Opinion | OnlyFans announcement exposes creator economy fantasy


Photo Courtesy of Only Fans

The “OnlyFans” logo is pictured above. “OnlyFans” has provided an outlet for people to post photos of themselves.

By Dennis Austin, Senior Columnist

On Aug. 20, news broke that OnlyFans would be banning explicit sexual content from its platform in October. Following outrage from their base of fans and content creators, they reversed their decision. 

The initial announcement sent shockwaves across social media, with comparisons made to Tumblr’s similar decision in barring sexual content in 2018. This decision — made by the London-based company — led to many sex workers wondering what would happen to them. 

It is simple. Many of these creators should have never created an OnlyFans account to begin with. 

According to data, the average OnlyFans creator takes home $180 per month, which calculates to a little over $2,000 per year. What OnlyFans has done, like most internet sensations, is create a sense of falsehoods in its creators. Only 1% of its creators account for 33% of profit, and 10% of creators account for 70% of the profit. 

To put it bluntly, many of your wannabe, fantasizing sex workers would be better off working at McDonald’s, where, according to Glassdoor, the average salary for a crew member is a little over $23,000. 

Statistically speaking, a few creators only seek considerable profit, meaning that for most users, they would only bring in minimal profit. When looking at megastars on the site — such as movie star Bella Thorne or other famous sex workers — keep in mind that these people already had a built-in audience from other platforms. Thus, earning an obscene amount of profit is not out of the ordinary.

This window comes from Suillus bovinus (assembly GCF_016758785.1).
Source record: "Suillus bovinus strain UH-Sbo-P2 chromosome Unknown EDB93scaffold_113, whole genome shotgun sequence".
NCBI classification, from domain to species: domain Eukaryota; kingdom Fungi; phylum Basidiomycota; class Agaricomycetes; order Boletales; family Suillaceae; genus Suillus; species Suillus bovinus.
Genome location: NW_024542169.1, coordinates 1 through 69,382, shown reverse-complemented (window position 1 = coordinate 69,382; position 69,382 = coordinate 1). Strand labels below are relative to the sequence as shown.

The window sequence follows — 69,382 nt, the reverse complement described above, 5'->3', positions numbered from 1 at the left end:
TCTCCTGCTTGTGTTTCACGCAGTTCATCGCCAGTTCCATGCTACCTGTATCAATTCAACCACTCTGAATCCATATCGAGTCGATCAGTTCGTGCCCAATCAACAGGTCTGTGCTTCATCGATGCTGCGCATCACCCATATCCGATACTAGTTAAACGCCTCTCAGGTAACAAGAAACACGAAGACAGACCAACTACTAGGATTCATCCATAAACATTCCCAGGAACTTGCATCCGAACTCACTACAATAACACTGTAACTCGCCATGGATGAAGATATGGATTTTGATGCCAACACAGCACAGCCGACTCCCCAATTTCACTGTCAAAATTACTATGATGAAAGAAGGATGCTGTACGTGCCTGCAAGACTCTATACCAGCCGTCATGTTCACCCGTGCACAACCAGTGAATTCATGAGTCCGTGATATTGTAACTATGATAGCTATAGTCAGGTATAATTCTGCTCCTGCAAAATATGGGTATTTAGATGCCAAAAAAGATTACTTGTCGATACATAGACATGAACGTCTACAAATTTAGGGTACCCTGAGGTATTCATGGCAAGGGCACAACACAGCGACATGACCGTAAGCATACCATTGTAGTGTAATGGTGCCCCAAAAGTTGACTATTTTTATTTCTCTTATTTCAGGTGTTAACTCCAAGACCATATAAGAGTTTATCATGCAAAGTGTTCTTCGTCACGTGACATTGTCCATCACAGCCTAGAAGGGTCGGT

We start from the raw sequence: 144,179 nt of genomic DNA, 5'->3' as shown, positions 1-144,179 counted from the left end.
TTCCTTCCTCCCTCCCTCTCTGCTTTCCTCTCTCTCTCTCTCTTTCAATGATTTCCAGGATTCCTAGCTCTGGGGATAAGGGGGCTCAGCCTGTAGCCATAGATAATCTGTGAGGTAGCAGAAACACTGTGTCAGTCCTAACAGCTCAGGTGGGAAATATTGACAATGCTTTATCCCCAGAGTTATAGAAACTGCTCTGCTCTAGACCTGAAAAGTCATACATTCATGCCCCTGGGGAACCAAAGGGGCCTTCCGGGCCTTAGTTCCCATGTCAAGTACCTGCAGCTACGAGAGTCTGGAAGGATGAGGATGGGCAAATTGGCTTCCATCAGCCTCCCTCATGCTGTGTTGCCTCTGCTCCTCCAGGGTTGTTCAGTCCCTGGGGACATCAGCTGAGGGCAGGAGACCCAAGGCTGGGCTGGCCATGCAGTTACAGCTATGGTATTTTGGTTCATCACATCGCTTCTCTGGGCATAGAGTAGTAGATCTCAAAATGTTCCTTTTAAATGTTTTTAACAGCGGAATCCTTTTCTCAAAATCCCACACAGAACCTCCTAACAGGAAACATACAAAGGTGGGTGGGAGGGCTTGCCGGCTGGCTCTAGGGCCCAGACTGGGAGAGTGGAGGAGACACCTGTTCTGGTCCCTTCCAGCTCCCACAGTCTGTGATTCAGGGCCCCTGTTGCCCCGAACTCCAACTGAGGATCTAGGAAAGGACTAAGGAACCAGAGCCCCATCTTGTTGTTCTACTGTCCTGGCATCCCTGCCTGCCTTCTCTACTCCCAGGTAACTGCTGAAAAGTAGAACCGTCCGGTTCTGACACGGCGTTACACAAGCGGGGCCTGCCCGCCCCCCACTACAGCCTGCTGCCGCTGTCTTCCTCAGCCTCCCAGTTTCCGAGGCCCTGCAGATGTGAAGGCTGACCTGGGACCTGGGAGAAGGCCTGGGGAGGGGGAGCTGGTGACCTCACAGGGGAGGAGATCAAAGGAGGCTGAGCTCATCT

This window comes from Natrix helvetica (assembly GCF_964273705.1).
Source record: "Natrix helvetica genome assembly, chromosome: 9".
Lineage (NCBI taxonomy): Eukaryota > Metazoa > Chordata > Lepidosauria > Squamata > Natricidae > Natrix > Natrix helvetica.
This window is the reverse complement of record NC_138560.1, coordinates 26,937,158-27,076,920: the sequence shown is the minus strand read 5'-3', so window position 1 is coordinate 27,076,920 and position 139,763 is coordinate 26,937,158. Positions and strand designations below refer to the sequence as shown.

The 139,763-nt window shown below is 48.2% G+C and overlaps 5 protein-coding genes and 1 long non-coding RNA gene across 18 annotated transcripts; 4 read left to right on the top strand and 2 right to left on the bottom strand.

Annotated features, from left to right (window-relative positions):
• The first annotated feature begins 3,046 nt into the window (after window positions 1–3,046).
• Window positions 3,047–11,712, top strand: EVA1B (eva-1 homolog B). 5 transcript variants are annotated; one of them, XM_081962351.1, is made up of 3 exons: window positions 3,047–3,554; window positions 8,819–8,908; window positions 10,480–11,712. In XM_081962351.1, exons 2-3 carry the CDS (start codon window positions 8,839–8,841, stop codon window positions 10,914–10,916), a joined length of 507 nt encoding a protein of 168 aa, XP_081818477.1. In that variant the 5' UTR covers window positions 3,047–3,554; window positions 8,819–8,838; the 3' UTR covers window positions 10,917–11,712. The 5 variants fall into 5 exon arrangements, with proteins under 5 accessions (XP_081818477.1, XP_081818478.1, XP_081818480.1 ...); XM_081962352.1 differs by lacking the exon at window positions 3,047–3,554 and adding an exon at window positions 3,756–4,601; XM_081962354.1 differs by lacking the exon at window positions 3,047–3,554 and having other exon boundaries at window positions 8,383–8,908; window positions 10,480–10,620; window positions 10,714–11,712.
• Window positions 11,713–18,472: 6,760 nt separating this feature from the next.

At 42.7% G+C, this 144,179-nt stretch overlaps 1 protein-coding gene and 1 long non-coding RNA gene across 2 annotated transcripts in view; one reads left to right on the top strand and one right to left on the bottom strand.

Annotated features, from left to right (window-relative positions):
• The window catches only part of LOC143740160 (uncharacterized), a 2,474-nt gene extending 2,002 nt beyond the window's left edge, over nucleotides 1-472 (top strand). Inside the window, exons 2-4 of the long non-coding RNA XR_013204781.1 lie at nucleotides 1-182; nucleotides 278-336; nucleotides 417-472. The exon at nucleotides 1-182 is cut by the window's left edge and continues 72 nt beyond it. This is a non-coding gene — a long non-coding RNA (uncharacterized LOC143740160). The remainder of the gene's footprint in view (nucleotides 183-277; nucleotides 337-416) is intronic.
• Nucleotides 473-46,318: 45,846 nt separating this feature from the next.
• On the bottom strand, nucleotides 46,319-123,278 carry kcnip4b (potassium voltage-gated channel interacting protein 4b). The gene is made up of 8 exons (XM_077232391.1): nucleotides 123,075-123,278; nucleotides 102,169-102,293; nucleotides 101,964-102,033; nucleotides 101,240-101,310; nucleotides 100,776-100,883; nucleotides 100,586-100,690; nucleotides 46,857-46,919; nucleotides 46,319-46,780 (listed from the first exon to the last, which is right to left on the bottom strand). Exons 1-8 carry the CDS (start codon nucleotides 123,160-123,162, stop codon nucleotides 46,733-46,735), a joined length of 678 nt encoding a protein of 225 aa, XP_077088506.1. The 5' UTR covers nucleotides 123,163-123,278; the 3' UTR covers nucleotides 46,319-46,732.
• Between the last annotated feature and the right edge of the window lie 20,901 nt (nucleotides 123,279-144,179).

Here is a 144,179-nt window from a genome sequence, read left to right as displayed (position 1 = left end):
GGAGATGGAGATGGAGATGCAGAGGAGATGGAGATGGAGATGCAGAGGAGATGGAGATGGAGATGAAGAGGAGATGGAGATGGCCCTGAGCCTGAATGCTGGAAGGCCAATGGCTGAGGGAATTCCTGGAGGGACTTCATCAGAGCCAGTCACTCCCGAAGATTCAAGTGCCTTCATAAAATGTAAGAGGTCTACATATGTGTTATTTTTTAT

This is not the reality for your average user on this site. 

For many of them, they do not have the resources or skills to market their products. It’s comparable to people who seek to achieve internet fame by becoming a YouTuber. Not saying it is impossible, and certainly there are stories of creators who have amassed a great amount of wealth by having a YouTube account, but that is the exception and certainly not the norm. 

What this OnlyFans news has shown us is that there is no quick fix to economic independence. 

Brutally speaking, opening an OnlyFans account requires little to no skill at all. Flashing full-frontal nudity online is a skill-less endeavor and certainly does not require the intellectual capacity it would require in an occupation — such as in medicine or engineering — where there does require a benchmark of strong intellectual readiness: A monkey could turn on a camera. 

I do concede that it does require a great degree of skill to successfully market yourself online, be it YouTube or OnlyFans. Keeping up to date on trends, being aware of changing social landscapes, are all tenets of a successful internet business and explains why sex workers on these platforms have had their success. 

Lacking these skills and not having the business savvy in seeking out a dependable consumer base will result in a failed internet presence. 

As disastrous as this may be for the OnlyFans creator who has ten subscribers, fear not: Learn a skill, return to college, seek a long-term career that guarantees a good salary and life/work balance. Being an internet star is not meant for all of us, and there is absolutely nothing wrong with that. 

One other issue this OnlyFans debacle disclosed is the laziness of particular people: Individuals willing to turn on a camera and pleasure themselves instead of seeking out other opportunities that will require them to put in effort in other areas of work. 

Easy and fast money is not always good money and tells us what happens when people are not prepared to handle the collapse of an industry, which admittedly, is volatile given the social stigma surrounding sex workers and pornography. 

The OnlyFans bubble, at some point, will burst, and unfortunately for many of its creators, their delusions of grandeur will soon confront realism.

Dennis is a senior in LAS.

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